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Meet Steven Alvarez - Our 2020 WEA ESP of the Year

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It was 4:30 on a Friday afternoon and Steven Alvarez was asked if he would join a Zoom conference to talk about paraeducator issues during the Covid-19 crisis.

Yes, of course, he said. Going above and beyond is part of his reputation.

But the pretense was a hoax: when Alvarez joined the call, WEA leaders revealed the real reason was to announce he is WEA’s 2020 Education Support Professional of the Year.

Alvarez works as an Instructional Assistant at Seattle’s Wedgwood Elementary, where he has earned a reputation for forging relationships with struggling students, for being a local leader, for community volunteer activities and for his sense of humor. He also is studying to become a certificated special education teacher.

“I’m that goofy guy,” Alvarez laughs. “I’m that goofy teacher that is skipping up and down the hallway, singing songs. And teachers and administration just look at me like, ‘OK, Steven must be doing some kind of lesson right now.”

And he is. His zaniness carries a purpose. He might be teaching students to skip count, counting by 2s or 5s, as he is skipping down the hallway. Another day he’s leading students around the lunchroom, showing them how the number of tiles on the floor can be used to model the area of the room.

“He always, and in every situation, puts students first — their needs, their hopes, their interests, their education, and their well-being,” says Donna Guise, the Wedgwood Resource Room teacher who nominated Alvarez for the award. “Every student.  Every classroom.  Every day. He lives the mission statement of Seattle Schools and is a role model for us all in how to engage with, challenge, and care for each other.”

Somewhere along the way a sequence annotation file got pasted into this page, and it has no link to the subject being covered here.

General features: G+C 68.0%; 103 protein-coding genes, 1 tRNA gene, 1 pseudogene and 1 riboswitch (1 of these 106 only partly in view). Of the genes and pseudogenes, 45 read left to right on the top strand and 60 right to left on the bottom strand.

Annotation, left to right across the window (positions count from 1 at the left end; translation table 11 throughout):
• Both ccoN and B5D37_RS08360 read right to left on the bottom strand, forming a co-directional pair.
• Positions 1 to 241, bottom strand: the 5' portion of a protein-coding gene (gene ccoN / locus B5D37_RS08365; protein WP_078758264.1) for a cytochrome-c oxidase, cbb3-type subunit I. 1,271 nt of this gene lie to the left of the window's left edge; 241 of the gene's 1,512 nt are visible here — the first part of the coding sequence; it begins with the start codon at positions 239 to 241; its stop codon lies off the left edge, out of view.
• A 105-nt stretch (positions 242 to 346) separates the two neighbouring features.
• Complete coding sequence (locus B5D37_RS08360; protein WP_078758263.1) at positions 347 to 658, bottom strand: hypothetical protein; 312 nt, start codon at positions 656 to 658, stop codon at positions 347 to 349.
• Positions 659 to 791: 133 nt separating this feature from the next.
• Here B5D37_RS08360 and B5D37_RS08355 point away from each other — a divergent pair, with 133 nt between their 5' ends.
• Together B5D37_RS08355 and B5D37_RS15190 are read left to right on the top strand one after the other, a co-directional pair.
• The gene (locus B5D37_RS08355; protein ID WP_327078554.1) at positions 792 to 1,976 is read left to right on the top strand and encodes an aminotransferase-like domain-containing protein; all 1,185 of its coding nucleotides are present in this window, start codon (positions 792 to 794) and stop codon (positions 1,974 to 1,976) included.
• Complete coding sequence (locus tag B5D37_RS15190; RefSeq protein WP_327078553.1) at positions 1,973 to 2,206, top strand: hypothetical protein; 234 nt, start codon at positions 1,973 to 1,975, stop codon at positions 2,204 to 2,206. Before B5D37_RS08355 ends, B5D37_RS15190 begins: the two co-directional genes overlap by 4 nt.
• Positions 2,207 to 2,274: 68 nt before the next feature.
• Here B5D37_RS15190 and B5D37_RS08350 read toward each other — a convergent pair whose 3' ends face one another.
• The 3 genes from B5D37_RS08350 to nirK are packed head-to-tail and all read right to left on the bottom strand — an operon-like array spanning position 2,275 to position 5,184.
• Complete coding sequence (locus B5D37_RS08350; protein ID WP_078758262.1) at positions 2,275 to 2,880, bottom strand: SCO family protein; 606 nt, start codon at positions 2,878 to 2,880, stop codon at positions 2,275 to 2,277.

Alvarez’s role is to assist students in Wedgwood’s Resource Room — students who may have fallen one, two, even three grade-levels behind. Sometimes that means visiting their classroom to help with a subject where they’re struggling. Other times he’ll pull them out of class to work one-on-one or in small groups.

He finds humor is a valuable education tool. A student’s struggle with math may elicit anxieties that spark behavioral issues.

“You’re trying to do anything and everything so that they don’t just shut down,” he says. “Or I see a kid starting to get a little bit frustrated, (so I’m) trying to de-escalate a kid just with laughter or humor, trying to get them out of that funk so I can take them back into class. Yeah, I’m that weird guy. I love being that weird teacher that does that.”

It took Alvarez several twists and turns to discover his true calling was public education. In previous careers, he worked in an administrative role in an Internet company, and provided executive protection for CEOs or their children. But his wife, third-grade teacher Kami Wahl, knew he wasn’t happy. She urged him to find his passion, then pursue it. As a former marathon runner, he was volunteering with middle school runners. He had a couple family members with special needs. Soon, it all clicked.

Reflecting back, one big reason was something that he missed as he grew up in a small Oregon town: He didn’t have an elementary teacher that was a male. And especially not a male of color.

“It wasn’t until one of my first at-risk middle school kids that I worked with told me, ‘Mr. Alvarez, oh my gosh, you look like us. You have tattoos. You’re brown. And you’re a teacher — how can that be? I’ve never had a teacher like you.’”

Alvarez now realizes there is another reason he connects with his kids.

“I also was a kid, as an elementary kid, who utilized the Resource Room. I didn’t realize it at the time, until I got older,” he recalls. “I spent a year, almost two years in the resource room, because they thought I didn’t’ understand English. But it wasn't that. I was shy."

He’s no longer shy about speaking out. He’s a member of Wedgwood’s Building Leadership Team, taking concerns of the school’s support professionals and classroom teachers to administrators. And he served on Seattle’s bargaining team, helping ensure paraeducators’ concerns were heard.

He’s now focused on securing his master’s in Special Ed and becoming a classroom teacher, and he’s set for that challenge, too.

“I love Mr. Rogers,” he laughs, “And I love to wear my sweater-vest every day to school. And I hope to be the next Hispanic Mr. Rogers: ‘Welcome to Mr. Alvarez’s Classroom!’ That’s my goal!”

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